Mary Borden’s The Forbidden Zone, an accumulative collection of ‘fragments’ as termed by Borden, accrues both prose and poetry in a personal memoir of her time serving as a Red Cross volunteer nurse for the French army during the First World War from 1914-1918.
Borden, a rich heiress from Chicago initially looked for ‘enjoyment’ from the war, stretching her abilities and the new found freedom and liberation that the war’s opportunities brought for women, although the harrowing brutality and tone of the book conveys such joyous expectations as likely unfulfilled. Excerpts of The Forbidden Zone were written separately throughout the First World War, although the text was refused publication until 1929 when war fiction gained a new found interest.
The Forbidden Zone as defined by Borden within the collections prologue, is the ‘strip of land immediately behind the zone of fire’, which coincidently foregrounds the text as one that explores what goes on behind the warfare. The ‘La Zone Interdite’ is not restricted to a single location, but follows behind the firing line, in Belgium and Champagne, and is prominent regardless of geographical change. This ‘strip of land’ is the view of World War One that the book gives insight of. This new, more personal strand of war literature focuses intently on the war away from the trenches, from a female’s perspective, ultimately focusing on what is left behind after the gunfire in both the injuries of the soldiers and the emotional trauma of those caring for them.
In terms of structure, the book is sectioned into three parts. The first two entitled ‘The North’ and ‘The Somme’ are comprised of story excerpts and extended prose poetry, followed by a collection of 5 poems. The interjectory stories offer insight into the makeshift operating theatres, and the disfigurements of soldiers whilst following an almost stream of consciousness narrative style to channel the raw mental and physical frenzy of the text. To review the novel as singular ‘fragments’ would do the text an injustice, as it is in my opinion that the texts non-linear, chaotic narrative that affirms the text as one not to be left on the shelf.
Incomparable to any other war literature of its time, the structure is somewhat disjointed, and has been widely critiqued for being unchronological and incoherent. Borden unapologetically addresses her writing style in the prologue, ‘To those who find these impressions confused, I would say that they are fragments of a great confusion’. The fragmented structure effectively mirrors the broken poilus, countries and view of the war as celebratory. In my opinion, Borden’s ability to reflect the undertone’s of the ‘Great War’ as a ‘great confusion’ through her portrayal of the war as physical and metaphorical fragments, instead of solely relying on description, makes it most applicable for a modern day reader to comprehend the wars atrocities from the perspective of a war-time nurse.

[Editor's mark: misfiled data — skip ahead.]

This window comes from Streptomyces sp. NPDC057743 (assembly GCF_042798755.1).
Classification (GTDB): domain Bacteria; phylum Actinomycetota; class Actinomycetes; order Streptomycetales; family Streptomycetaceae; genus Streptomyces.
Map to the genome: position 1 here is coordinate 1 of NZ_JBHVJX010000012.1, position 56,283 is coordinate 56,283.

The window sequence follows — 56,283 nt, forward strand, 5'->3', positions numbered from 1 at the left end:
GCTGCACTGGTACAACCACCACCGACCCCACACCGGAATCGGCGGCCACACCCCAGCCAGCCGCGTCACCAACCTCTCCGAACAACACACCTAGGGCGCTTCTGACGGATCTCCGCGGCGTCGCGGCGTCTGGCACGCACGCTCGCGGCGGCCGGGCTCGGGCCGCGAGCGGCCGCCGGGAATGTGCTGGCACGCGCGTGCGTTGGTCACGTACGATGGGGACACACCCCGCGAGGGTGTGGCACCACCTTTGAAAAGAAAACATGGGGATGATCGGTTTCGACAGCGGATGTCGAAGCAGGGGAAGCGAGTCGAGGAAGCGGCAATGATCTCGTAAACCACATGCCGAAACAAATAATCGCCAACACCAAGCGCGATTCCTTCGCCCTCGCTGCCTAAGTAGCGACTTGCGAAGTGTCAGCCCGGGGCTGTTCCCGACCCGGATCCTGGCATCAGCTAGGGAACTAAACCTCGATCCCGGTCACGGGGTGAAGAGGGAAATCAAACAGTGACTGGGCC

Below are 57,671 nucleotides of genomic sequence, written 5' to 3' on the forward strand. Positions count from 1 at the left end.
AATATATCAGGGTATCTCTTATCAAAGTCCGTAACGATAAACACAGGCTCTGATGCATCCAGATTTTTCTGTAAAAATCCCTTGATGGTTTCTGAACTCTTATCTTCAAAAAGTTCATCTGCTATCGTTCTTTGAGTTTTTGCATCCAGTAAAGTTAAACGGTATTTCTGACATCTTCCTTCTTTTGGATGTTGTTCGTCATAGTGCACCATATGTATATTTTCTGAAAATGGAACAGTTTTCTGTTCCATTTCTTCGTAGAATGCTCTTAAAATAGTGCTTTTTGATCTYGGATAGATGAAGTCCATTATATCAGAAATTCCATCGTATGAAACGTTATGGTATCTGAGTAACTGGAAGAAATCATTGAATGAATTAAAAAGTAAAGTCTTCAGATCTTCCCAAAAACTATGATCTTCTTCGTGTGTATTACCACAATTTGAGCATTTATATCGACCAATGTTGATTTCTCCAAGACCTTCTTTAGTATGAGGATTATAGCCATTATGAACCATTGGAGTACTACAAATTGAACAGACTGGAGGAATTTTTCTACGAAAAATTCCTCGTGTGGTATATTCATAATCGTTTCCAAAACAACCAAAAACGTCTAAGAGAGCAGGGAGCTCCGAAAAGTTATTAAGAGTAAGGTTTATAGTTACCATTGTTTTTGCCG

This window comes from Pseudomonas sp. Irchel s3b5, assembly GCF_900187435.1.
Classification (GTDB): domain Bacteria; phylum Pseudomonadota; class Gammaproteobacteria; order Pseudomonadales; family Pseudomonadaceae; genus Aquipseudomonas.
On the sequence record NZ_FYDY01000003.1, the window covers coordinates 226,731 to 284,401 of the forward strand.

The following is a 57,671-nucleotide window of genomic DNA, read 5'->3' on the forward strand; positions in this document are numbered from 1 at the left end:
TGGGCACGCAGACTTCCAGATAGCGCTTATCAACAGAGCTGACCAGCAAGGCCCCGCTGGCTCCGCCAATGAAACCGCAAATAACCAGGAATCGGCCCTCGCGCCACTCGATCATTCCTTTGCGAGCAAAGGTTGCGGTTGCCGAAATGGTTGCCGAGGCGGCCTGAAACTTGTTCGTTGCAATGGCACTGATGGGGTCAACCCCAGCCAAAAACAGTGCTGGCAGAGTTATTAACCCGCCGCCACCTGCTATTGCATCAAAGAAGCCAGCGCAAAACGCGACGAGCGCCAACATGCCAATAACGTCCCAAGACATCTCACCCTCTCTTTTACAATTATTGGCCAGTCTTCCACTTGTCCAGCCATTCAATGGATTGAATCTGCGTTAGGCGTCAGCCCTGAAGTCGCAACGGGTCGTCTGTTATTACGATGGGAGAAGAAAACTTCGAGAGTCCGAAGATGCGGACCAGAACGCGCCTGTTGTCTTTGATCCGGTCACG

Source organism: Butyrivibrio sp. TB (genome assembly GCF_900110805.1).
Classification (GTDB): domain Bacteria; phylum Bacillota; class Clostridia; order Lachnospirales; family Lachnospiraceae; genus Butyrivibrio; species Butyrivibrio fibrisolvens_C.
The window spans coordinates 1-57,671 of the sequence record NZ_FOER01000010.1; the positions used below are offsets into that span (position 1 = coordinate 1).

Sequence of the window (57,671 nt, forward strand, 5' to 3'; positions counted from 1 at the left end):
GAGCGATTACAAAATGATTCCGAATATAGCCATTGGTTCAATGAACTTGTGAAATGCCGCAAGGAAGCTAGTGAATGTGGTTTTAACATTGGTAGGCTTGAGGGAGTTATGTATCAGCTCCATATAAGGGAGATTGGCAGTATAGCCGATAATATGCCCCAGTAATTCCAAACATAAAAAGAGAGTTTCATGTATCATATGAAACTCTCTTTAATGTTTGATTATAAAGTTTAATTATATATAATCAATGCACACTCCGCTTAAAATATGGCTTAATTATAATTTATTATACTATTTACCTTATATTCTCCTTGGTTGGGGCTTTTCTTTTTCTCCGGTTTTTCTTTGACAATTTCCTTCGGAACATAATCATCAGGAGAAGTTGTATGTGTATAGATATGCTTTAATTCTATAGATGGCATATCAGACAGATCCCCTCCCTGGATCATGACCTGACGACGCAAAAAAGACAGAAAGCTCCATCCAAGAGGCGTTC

Borden relies heavily on explicit imagery, calling on the five senses within ‘Blind’ to exaggerate the wars solitude through of the blind soldier’s fear of being left alone. This fear resonates throughout the text, with anxieties of what will come post-war foregrounded in ‘The Regiment’, in which soldiers are dehumanised to robot-like figures chanting ‘We are here because our sons are gone to protect the homes we cannot go back to’. Borden depicts soldiers as hopeless, fighting not for glory but as social servants obeying their General. It is only when we are given personal insight into the soldiers as patients, awaiting death later in the text, do we see the dehumanised machines as the human beings they are. Unlike Remarque, Smith and other established war writers of the era, it is this extremely personal and raw composition of Borden’s work that I find most significantly touching. The focalisation of the wars ‘damaged goods’, in my opinion evokes a greater level of empathy by viewing soldiers as fragile human beings than the opposing war propaganda images of glorified male machines who must ‘do their bit’ to aid the war effort.
Ideas of brutality, not only in warfare but in lack of empathy resonates throughout the collection, portraying a communal hopelessness in the soldiers that fight for their lives, the surgeons ability to save them and any positive outlook of the war as a whole. The soldier’s courtesy in death, perhaps first viewed as an act of chivalry becomes mentally harrowing that they view death as an inconvenience for which they have no fight for. The surgeons are depicted as being stripped of empathy ‘In the Operating Room’ as they wait for patients to die, search for valuables from within their pockets to then toss their bodies aside as they make use of the newly found space. I find this numb, emotionally stagnate tone in comparison to the emotive first person narrative in ‘Blind’ makes for an uncomfortable read, as shellshock and dehumanization are reflected through its tone.
Forgotten for a number of years, The Forbidden Zone gained new interest in 2008 after the nurse’s perspectives of World War One became of significant curiosity to both historians and modern day readership. Previously deemed unreliable as they had not adorned artillery or fought in the trenches themselves, female writer’s accounts were long cast aside in favour of male insight into the life of a soldier. The Forbidden Zone quite rightly became deemed a pioneering testimony of front line female roles within the war, merging irony and out right political criticism, Borden transfers her experiences into prose and poetry that still resonates and chills the modern day reader.